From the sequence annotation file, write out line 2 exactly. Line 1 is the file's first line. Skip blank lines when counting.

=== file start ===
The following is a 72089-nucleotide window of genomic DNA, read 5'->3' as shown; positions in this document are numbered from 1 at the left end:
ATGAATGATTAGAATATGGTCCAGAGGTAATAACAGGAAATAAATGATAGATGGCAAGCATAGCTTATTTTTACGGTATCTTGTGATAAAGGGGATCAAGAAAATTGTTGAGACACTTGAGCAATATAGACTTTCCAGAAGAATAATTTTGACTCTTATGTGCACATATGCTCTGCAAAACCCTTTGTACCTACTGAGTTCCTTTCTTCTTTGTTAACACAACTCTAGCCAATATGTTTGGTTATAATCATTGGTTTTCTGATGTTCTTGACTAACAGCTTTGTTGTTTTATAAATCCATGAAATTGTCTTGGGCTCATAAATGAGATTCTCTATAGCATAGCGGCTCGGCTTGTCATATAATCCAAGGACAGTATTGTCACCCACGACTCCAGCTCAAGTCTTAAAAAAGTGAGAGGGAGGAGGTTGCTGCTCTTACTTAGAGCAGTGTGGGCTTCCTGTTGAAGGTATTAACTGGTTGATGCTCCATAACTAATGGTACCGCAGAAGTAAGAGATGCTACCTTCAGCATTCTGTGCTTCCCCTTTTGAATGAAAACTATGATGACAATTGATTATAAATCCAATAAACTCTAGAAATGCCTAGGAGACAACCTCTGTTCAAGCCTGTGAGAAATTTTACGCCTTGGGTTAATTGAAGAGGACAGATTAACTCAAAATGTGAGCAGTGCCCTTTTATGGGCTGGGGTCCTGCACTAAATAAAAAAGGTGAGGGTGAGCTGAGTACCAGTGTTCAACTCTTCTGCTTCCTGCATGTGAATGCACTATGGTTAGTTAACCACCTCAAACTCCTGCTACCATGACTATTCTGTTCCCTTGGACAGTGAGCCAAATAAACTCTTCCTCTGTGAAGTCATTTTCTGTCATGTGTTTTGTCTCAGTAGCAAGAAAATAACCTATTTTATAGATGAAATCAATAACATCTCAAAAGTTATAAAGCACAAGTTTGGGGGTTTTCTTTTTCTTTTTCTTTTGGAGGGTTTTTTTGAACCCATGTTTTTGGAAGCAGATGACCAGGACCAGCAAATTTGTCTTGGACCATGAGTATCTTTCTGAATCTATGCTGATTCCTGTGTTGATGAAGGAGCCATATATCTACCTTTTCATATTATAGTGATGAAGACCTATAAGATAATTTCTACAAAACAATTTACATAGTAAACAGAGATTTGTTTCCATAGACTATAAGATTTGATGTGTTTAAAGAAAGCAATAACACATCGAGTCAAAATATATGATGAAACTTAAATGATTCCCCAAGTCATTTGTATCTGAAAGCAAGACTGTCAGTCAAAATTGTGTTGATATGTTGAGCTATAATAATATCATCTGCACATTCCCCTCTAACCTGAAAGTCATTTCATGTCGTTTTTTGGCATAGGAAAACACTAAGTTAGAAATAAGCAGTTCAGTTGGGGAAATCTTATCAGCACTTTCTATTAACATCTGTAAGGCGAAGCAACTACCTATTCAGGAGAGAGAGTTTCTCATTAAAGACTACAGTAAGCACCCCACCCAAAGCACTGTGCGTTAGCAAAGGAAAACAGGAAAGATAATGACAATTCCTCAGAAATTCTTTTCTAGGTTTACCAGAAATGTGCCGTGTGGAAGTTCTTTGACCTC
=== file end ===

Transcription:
ATGAATGATTAGAATATGGTCCAGAGGTAATAACAGGAAATAAATGATAGATGGCAAGCATAGCTTATTTTTACGGTATCTTGTGATAAAGGGGATCAAGAAAATTGTTGAGACACTTGAGCAATATAGACTTTCCAGAAGAATAATTTTGACTCTTATGTGCACATATGCTCTGCAAAACCCTTTGTACCTACTGAGTTCCTTTCTTCTTTGTTAACACAACTCTAGCCAATATGTTTGGTTATAATCATTGGTTTTCTGATGTTCTTGACTAACAGCTTTGTTGTTTTATAAATCCATGAAATTGTCTTGGGCTCATAAATGAGATTCTCTATAGCATAGCGGCTCGGCTTGTCATATAATCCAAGGACAGTATTGTCACCCACGACTCCAGCTCAAGTCTTAAAAAAGTGAGAGGGAGGAGGTTGCTGCTCTTACTTAGAGCAGTGTGGGCTTCCTGTTGAAGGTATTAACTGGTTGATGCTCCATAACTAATGGTACCGCAGAAGTAAGAGATGCTACCTTCAGCATTCTGTGCTTCCCCTTTTGAATGAAAACTATGATGACAATTGATTATAAATCCAATAAACTCTAGAAATGCCTAGGAGACAACCTCTGTTCAAGCCTGTGAGAAATTTTACGCCTTGGGTTAATTGAAGAGGACAGATTAACTCAAAATGTGAGCAGTGCCCTTTTATGGGCTGGGGTCCTGCACTAAATAAAAAAGGTGAGGGTGAGCTGAGTACCAGTGTTCAACTCTTCTGCTTCCTGCATGTGAATGCACTATGGTTAGTTAACCACCTCAAACTCCTGCTACCATGACTATTCTGTTCCCTTGGACAGTGAGCCAAATAAACTCTTCCTCTGTGAAGTCATTTTCTGTCATGTGTTTTGTCTCAGTAGCAAGAAAATAACCTATTTTATAGATGAAATCAATAACATCTCAAAAGTTATAAAGCACAAGTTTGGGGGTTTTCTTTTTCTTTTTCTTTTGGAGGGTTTTTTTGAACCCATGTTTTTGGAAGCAGATGACCAGGACCAGCAAATTTGTCTTGGACCATGAGTATCTTTCTGAATCTATGCTGATTCCTGTGTTGATGAAGGAGCCATATATCTACCTTTTCATATTATAGTGATGAAGACCTATAAGATAATTTCTACAAAACAATTTACATAGTAAACAGAGATTTGTTTCCATAGACTATAAGATTTGATGTGTTTAAAGAAAGCAATAACACATCGAGTCAAAATATATGATGAAACTTAAATGATTCCCCAAGTCATTTGTATCTGAAAGCAAGACTGTCAGTCAAAATTGTGTTGATATGTTGAGCTATAATAATATCATCTGCACATTCCCCTCTAACCTGAAAGTCATTTCATGTCGTTTTTTGGCATAGGAAAACACTAAGTTAGAAATAAGCAGTTCAGTTGGGGAAATCTTATCAGCACTTTCTATTAACATCTGTAAGGCGAAGCAACTACCTATTCAGGAGAGAGAGTTTCTCATTAAAGACTACAGTAAGCACCCCACCCAAAGCACTGTGCGTTAGCAAAGGAAAACAGGAAAGATAATGACAATTCCTCAGAAATTCTTTTCTAGGTTTACCAGAAATGTGCCGTGTGGAAGTTCTTTGACCTC